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NHTSA statistics underscore danger of truck accidents

From the recent crash that seriously injured actor Tracy Morgan to the less publicized collisions that each day change peoples' lives forever, it isn't difficult to find examples of devastating truck accidents. These crashes are all too common, despite strict state and federal regulations of the trucking industry.

According to the National Highway Traffic Safety Administration (NHTSA), truck accidents caused 3,921 deaths and injured 104,000 people in 2012. Of those who died, 73 percent were in vehicles other than large trucks, and 18 percent were truck occupants. Clearly, passenger vehicles are no match for the speed and immense size and weight of large commercial vehicles.

It is only appropriate that the trucking industry is strictly regulated. Trucking companies are required to screen truck drivers for proper qualifications and any previous traffic or safety violations, and trucking companies must test drivers for substance abuse. In addition, a trucking company could be held liable for establishing schedules that require truck drivers to work long hours that result in truck driver fatigue.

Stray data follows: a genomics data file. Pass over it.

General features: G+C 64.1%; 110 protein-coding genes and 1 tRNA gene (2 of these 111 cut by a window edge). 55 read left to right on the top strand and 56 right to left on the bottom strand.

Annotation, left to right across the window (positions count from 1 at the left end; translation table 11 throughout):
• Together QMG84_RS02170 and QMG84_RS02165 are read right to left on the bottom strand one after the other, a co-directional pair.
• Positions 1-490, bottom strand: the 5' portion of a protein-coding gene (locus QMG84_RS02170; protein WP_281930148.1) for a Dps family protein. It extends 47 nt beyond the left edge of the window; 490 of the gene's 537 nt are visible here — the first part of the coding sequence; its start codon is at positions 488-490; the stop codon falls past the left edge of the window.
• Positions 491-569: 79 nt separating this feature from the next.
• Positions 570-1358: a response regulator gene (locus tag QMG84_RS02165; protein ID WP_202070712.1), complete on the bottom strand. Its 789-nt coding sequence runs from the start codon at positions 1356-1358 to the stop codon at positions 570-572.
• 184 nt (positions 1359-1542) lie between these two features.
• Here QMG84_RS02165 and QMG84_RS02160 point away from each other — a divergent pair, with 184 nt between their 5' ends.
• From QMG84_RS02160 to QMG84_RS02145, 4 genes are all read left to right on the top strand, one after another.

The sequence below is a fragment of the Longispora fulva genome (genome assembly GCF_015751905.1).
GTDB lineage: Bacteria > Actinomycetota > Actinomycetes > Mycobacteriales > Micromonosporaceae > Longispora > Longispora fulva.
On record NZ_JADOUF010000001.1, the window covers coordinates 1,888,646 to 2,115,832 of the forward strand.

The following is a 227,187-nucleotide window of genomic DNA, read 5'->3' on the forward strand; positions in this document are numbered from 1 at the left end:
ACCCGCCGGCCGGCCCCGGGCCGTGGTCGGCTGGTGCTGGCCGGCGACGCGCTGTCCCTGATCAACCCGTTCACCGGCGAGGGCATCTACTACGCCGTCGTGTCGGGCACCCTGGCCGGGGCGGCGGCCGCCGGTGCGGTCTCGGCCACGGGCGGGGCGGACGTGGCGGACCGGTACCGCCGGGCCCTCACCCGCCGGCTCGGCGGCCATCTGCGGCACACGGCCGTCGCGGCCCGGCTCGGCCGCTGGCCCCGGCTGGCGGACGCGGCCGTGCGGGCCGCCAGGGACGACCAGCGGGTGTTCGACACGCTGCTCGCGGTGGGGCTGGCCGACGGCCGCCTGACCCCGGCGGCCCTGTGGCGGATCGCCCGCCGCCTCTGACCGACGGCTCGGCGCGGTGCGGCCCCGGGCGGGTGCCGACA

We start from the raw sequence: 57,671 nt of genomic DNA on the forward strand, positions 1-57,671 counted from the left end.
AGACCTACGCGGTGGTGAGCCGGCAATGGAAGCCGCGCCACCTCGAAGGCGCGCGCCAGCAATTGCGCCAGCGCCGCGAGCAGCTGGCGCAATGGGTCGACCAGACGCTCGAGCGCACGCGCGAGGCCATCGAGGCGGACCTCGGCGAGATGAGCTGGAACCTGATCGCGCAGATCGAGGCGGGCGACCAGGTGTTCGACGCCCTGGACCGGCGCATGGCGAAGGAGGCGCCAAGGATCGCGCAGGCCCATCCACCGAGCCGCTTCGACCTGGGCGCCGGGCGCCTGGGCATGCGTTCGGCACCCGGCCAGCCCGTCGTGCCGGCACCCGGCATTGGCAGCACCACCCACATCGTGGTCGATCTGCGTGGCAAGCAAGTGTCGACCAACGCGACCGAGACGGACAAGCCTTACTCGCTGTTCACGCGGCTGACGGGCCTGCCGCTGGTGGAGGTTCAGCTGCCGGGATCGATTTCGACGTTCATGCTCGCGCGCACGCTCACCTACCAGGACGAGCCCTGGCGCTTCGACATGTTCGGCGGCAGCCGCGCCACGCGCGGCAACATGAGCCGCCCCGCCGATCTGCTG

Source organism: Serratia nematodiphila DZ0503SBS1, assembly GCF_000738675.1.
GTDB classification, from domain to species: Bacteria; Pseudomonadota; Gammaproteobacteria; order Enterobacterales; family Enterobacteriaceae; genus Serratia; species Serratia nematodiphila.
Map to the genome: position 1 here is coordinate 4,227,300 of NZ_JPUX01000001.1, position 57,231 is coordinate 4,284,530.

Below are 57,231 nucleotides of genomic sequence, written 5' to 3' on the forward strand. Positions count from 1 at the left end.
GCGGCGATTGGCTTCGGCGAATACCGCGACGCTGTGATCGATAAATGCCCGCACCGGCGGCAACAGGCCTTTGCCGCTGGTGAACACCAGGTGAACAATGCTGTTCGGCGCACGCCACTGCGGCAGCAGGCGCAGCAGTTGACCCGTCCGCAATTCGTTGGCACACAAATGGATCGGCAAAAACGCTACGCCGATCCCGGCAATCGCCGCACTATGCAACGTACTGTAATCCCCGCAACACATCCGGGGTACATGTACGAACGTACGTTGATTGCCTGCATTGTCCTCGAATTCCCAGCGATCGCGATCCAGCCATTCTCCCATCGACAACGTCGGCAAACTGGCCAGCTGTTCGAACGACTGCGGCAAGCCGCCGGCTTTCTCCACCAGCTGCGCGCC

Likewise, truck drivers are required to accurately record their hours of service and take rest breaks to prevent the risk of a fatigue-related accident.

In other cases, materials are improperly loaded in tractor-trailers, or a piece of truck equipment is defective. Both of these issues can lead to extremely serious collisions.

After a person has been injured in a truck accident, it is important to conduct an in-depth investigation and identify all of the potentially liable parties. For more on these matters, please see our previous post, "Who can be held liable for a truck accident?"

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